What are the physical signs of precocious puberty in boys?

Updated: Nov 30, 2020
  • Author: Paul B Kaplowitz, MD, PhD; Chief Editor: Robert P Hoffman, MD  more...
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The earliest sign of CPP is enlargement of the testes, which depends on increased production of follicle-stimulating hormone (FSH); testicular length is more than 2.5 cm, or testicular volume (with Prader orchidometer beads) is 4 mL or more. If progressive signs of androgen excess occur in a boy without increased testicular size, consider possible causes of precocious pseudopuberty, including congenital adrenal hyperplasia, familial male precocious puberty, and Leydig-cell tumors (a testicular nodule is usually palpable). Human chorionic gonadotropin (HCG)–secreting tumors somewhat increase testicular size by stimulating testicular Leydig-cell LH receptors.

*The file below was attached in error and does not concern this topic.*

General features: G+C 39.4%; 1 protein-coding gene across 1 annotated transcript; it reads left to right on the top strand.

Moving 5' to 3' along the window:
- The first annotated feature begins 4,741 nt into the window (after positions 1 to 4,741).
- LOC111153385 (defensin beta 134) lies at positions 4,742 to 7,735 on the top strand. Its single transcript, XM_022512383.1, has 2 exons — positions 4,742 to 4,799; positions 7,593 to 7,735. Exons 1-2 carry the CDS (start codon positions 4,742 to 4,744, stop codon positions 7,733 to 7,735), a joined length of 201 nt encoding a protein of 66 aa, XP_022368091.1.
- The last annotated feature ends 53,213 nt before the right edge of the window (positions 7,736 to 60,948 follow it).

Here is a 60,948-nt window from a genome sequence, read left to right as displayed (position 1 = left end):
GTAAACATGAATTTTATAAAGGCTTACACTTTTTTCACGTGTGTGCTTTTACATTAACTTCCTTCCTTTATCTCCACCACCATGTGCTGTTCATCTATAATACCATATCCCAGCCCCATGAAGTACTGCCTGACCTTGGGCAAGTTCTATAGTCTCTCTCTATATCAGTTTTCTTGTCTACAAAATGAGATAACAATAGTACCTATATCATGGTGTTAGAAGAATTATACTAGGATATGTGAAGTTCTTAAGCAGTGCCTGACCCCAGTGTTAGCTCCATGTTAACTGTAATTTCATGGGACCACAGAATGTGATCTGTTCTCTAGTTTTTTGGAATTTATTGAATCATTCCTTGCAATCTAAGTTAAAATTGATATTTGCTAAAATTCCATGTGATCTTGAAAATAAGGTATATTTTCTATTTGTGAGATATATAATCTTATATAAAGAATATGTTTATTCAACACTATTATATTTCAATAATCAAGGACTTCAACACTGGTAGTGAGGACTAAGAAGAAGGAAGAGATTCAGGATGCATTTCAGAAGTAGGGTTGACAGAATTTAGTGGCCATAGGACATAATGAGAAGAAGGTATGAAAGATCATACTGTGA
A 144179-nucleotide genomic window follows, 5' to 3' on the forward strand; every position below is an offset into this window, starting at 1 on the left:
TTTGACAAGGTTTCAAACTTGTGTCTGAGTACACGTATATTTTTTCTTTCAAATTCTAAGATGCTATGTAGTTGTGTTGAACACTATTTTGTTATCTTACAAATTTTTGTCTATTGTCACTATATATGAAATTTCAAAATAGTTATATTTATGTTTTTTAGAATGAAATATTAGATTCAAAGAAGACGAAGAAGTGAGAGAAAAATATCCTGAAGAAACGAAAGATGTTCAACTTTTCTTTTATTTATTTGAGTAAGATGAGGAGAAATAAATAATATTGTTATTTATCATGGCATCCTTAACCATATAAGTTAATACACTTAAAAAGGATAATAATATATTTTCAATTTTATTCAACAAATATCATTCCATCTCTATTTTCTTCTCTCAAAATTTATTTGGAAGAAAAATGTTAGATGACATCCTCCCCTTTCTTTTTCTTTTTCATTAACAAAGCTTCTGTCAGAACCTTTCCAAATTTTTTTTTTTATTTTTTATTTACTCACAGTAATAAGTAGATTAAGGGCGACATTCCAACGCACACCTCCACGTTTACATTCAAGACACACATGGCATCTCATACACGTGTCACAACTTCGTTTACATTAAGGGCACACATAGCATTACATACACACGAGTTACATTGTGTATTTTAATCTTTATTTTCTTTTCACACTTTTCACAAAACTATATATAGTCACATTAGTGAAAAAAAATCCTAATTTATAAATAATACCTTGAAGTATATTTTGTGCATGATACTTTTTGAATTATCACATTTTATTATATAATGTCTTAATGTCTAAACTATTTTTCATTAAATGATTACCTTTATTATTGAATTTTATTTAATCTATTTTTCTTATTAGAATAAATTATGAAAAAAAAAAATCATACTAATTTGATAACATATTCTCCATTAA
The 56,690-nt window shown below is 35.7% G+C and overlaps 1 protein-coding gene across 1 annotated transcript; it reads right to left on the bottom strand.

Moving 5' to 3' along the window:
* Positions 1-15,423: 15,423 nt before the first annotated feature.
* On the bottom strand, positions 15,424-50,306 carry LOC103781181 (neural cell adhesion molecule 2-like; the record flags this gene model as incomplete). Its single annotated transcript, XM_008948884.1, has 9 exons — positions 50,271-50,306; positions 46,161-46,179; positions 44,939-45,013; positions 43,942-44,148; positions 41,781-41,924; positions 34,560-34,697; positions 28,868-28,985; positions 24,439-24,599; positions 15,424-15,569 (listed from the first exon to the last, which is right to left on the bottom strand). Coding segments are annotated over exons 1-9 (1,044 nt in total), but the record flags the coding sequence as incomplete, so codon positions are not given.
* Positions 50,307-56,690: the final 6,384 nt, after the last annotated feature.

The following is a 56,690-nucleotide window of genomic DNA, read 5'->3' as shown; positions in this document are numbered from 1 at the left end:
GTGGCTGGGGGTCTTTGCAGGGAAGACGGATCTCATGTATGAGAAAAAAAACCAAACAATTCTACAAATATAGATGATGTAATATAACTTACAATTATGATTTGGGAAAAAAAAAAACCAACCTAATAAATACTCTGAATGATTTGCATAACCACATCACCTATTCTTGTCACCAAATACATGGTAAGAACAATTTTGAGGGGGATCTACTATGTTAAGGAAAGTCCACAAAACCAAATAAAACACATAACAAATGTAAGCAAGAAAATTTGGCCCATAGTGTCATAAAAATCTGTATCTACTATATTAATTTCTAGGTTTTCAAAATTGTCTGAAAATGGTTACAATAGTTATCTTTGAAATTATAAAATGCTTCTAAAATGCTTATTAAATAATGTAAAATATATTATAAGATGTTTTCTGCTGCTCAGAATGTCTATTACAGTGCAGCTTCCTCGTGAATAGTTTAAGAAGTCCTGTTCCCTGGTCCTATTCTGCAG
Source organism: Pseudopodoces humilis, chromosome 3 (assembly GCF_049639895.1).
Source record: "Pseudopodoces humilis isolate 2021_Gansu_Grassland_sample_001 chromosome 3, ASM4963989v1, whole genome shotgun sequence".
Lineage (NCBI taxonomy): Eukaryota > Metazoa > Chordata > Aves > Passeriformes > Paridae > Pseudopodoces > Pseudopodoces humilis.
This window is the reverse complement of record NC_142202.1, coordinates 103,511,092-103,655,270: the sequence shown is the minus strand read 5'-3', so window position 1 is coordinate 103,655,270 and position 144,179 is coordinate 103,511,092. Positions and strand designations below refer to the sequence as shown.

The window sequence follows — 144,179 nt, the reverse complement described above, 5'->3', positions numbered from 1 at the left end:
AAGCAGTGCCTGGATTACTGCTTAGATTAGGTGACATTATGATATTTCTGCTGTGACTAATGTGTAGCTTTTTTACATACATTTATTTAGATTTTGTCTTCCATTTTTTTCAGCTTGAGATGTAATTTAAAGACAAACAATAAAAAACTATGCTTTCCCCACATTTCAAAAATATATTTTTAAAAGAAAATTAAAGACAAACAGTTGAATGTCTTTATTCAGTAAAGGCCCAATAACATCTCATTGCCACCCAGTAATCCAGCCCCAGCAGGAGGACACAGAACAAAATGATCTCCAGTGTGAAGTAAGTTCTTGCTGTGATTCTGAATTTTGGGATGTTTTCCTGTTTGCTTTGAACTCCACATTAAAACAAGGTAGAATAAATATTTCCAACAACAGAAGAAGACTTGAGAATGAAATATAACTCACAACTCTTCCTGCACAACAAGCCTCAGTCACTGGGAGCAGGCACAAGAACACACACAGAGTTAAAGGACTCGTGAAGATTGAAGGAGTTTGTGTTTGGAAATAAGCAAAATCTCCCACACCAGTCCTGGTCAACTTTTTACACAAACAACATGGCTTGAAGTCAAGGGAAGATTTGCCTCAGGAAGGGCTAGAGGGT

Other signs of puberty (eg, penis growth, reddening and thinning of the scrotum, increased pubic hair) are a consequence of increased testosterone production and occur within 1-2 years after testicular enlargement.

Pubic hair growth that occurs without penis and testicular enlargement and other signs of increased androgen production indicate a condition such as premature adrenarche or a mild, nonclassic form of congenital adrenal hyperplasia rather than true puberty.

Later signs of puberty include the pubertal growth spurt, acne, voice change, and facial hair.

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